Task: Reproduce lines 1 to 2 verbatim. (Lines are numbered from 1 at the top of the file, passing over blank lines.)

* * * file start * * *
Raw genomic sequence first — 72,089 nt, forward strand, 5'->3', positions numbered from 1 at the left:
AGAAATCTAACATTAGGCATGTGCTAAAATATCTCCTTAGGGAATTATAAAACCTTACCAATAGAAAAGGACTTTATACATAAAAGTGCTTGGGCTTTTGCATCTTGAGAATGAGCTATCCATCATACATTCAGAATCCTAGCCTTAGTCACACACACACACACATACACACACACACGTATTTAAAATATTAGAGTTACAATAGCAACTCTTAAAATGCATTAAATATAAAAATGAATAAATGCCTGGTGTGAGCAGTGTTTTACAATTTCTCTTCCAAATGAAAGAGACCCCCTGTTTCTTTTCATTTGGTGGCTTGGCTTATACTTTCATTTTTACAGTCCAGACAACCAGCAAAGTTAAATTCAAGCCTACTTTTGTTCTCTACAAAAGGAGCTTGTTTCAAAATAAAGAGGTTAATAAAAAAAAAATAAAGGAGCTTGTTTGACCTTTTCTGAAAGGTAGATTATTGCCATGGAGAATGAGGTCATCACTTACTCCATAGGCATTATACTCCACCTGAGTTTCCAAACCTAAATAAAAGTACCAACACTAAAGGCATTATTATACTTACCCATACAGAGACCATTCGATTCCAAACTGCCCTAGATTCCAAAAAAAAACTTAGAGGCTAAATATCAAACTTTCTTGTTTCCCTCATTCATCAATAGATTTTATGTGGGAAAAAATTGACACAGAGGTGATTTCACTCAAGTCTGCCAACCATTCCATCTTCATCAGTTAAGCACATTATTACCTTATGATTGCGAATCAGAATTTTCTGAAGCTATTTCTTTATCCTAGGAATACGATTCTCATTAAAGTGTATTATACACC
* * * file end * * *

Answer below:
Raw genomic sequence first — 72,089 nt, forward strand, 5'->3', positions numbered from 1 at the left:
AGAAATCTAACATTAGGCATGTGCTAAAATATCTCCTTAGGGAATTATAAAACCTTACCAATAGAAAAGGACTTTATACATAAAAGTGCTTGGGCTTTTGCATCTTGAGAATGAGCTATCCATCATACATTCAGAATCCTAGCCTTAGTCACACACACACACACATACACACACACACGTATTTAAAATATTAGAGTTACAATAGCAACTCTTAAAATGCATTAAATATAAAAATGAATAAATGCCTGGTGTGAGCAGTGTTTTACAATTTCTCTTCCAAATGAAAGAGACCCCCTGTTTCTTTTCATTTGGTGGCTTGGCTTATACTTTCATTTTTACAGTCCAGACAACCAGCAAAGTTAAATTCAAGCCTACTTTTGTTCTCTACAAAAGGAGCTTGTTTCAAAATAAAGAGGTTAATAAAAAAAAAATAAAGGAGCTTGTTTGACCTTTTCTGAAAGGTAGATTATTGCCATGGAGAATGAGGTCATCACTTACTCCATAGGCATTATACTCCACCTGAGTTTCCAAACCTAAATAAAAGTACCAACACTAAAGGCATTATTATACTTACCCATACAGAGACCATTCGATTCCAAACTGCCCTAGATTCCAAAAAAAAACTTAGAGGCTAAATATCAAACTTTCTTGTTTCCCTCATTCATCAATAGATTTTATGTGGGAAAAAATTGACACAGAGGTGATTTCACTCAAGTCTGCCAACCATTCCATCTTCATCAGTTAAGCACATTATTACCTTATGATTGCGAATCAGAATTTTCTGAAGCTATTTCTTTATCCTAGGAATACGATTCTCATTAAAGTGTATTATACACC